Surprisingly, he doesn’t come from a bowling family. His father, Sean Doyle, is a Nashville area orthodontist. Dad may not be a bowler, but Kamron isn’t lacking for mentors.
“Tommy Jones, Bill O’Neill, Chris Barnes, Mika Koivuniemi, Mike Fagan, they impress me the most,” the young Doyle said. “I’ve become good friends with all of them. Tommy Jones actually stayed at our house. He taught me a lot: take your time when you’re bowling bad, he helped with last two steps of my approach, how to stay down and get through the shot, all of that stuff.”
Mentally, he approaches the game like a polished veteran.
“People tell me I have a pretty good mental attitude which keeps me in the game,” he said. “That’s probably why I’m still in the cut. It’s kind of grown with me. I was real bad when I was young. But that’s something people have to learn. If you get mad and frustrated and miss a spare, that costs you 20 pins.”
The right mental approach is especially important in a tournament like the U.S. Open, which is notorious for its difficult scoring conditions.
“This is my first U.S. Open,” Doyle said. “I’ve been wanting to bowl it the last three years. I heard how tough it was from my ball driller, but I didn’t believe him. I do now. You have no idea how tough it is until you do it. It’s brutal. I found out in practice you couldn’t miss by a centimeter. The heads burn up. The ball hooks at your feet. The lanes are snot-tight in back. But the biggest lesson is you have to make your spares.”
After starting the tournament with a 150 game, Doyle has been in plus-200-average territory ever since. While his odds of moving up enough to make the match play finals are remote, he hasn’t thrown in the towel.
“Making the 24 cut would be pretty amazing,” he said. “I’ll have to go huge tomorrow. I’ll have to go 180 over (average more than 220 for eight games), but I can do it if I put my mind to it.”
Whatever money Doyle makes in bowling is deposited into his United States Bowling Congress SMART scholarship account. It was the advent of the SMART scholarship management program by the sport’s National Governing Body seven years ago that allowed bowlers under the age of 18 to compete in professional events without losing their amateur status. To date, Doyle said he has deposited about $22,000 in his SMART account, but he isn’t sure what college he’ll eventually attend, or exactly what he’ll study when the time comes.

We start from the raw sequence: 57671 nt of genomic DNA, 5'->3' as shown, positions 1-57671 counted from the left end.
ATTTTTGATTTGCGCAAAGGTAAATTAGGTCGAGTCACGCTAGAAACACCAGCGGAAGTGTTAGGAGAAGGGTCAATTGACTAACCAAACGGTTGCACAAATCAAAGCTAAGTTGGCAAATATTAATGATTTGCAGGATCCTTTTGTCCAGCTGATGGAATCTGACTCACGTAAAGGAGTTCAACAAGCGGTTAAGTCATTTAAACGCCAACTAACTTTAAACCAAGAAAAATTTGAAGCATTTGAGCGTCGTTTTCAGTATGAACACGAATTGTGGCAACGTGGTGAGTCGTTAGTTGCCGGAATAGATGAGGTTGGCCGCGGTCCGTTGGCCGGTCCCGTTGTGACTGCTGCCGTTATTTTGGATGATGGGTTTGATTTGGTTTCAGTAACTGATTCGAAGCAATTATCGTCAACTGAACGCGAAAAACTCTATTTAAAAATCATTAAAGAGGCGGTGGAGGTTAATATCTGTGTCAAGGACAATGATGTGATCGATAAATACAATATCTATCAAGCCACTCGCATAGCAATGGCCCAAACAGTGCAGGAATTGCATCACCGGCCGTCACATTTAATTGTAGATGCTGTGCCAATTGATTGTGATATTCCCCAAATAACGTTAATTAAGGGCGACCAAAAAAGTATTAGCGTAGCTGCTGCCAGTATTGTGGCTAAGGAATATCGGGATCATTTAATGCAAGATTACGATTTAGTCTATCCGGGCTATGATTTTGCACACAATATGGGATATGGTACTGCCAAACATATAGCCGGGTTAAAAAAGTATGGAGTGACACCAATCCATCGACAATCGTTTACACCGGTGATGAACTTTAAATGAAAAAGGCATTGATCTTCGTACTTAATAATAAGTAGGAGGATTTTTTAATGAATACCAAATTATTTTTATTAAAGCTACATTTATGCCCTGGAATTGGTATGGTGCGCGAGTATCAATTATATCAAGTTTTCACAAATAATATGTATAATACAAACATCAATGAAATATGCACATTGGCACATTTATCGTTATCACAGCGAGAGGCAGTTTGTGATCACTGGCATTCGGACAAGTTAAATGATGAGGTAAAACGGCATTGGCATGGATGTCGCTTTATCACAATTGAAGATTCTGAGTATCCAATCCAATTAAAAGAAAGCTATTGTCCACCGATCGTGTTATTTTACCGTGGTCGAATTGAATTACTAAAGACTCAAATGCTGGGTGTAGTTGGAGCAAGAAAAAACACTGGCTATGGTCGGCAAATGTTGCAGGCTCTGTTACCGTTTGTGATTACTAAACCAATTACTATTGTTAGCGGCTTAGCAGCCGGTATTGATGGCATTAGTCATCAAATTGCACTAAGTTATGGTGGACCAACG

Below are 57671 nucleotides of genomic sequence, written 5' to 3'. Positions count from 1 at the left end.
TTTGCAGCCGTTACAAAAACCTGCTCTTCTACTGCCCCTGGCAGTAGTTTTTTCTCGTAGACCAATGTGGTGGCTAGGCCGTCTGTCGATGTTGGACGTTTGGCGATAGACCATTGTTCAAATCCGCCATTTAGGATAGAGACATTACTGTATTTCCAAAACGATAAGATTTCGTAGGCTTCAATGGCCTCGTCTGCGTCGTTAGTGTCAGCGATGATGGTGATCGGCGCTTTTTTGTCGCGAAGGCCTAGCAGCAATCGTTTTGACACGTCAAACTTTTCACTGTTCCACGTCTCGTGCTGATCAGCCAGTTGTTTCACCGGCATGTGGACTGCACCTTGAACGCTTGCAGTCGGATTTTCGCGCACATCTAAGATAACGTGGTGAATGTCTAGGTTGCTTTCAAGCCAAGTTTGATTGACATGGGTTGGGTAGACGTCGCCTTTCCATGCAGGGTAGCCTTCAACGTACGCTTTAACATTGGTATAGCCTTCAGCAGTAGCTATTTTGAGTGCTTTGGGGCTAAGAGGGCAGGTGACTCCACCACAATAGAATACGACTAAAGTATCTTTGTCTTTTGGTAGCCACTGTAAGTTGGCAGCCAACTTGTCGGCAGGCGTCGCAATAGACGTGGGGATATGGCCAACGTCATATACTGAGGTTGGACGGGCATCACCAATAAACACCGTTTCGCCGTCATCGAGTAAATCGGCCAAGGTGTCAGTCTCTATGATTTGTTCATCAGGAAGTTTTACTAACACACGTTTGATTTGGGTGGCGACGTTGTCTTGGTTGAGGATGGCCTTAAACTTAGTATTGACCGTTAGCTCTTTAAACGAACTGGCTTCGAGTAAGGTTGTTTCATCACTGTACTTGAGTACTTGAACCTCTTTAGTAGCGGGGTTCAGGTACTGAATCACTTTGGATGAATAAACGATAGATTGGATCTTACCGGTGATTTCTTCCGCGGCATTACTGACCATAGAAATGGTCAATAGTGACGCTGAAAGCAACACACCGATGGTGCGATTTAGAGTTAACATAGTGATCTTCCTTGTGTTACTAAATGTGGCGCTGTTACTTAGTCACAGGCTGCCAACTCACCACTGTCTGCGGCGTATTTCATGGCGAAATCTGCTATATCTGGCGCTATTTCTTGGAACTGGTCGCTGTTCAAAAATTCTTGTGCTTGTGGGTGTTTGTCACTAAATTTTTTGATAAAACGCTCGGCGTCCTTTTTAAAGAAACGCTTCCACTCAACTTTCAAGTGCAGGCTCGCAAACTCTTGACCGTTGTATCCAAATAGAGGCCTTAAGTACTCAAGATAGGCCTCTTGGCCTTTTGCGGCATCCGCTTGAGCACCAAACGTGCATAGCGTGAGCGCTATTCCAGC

“I don’t know what I want to do yet,” he said. “My dad’s an orthodontist, so maybe I’ll follow him. But if I’m good enough I may want to be a professional bowler.”
Shafer, a 25-year PBA Tour veteran who is hoping to end his record streak of 13 television finals in major championships without a title, averaged 233.89 for his 18 games, finishing with 4,030 pins to retain the lead by 10 pins over veteran PBA Regional competitor P.J. Sonday of Luzerne, Pa.
Sonday, whose national tour experience includes five previous U.S. Opens, had 4,020 pins. Sonday has cashed in four U.S. Opens, but has never made it into the match play field. In PBA Regional competition, he won his only title three years ago.
Mike Fagan of Dallas is in third place with 3,923 pins followed by a pair of amateurs - Ron Nelson Jr. of Bridgeview, Ill., at 3,919 and John Janawicz of Winter Haven, Fla., at 3,893. Defending U.S. Open champion Norm Duke of Clermont, Fla., made a big move up the leader board Thursday, finishing 11th with 3,818 pins.
Friday morning’s cashers round and the final three rounds of match play Friday night and Saturday will be webcast live on the PBA’s exclusive online bowling channel, Xtra Frame. To subscribe to Xtra Frame, click on the logo on the home page of pba.com.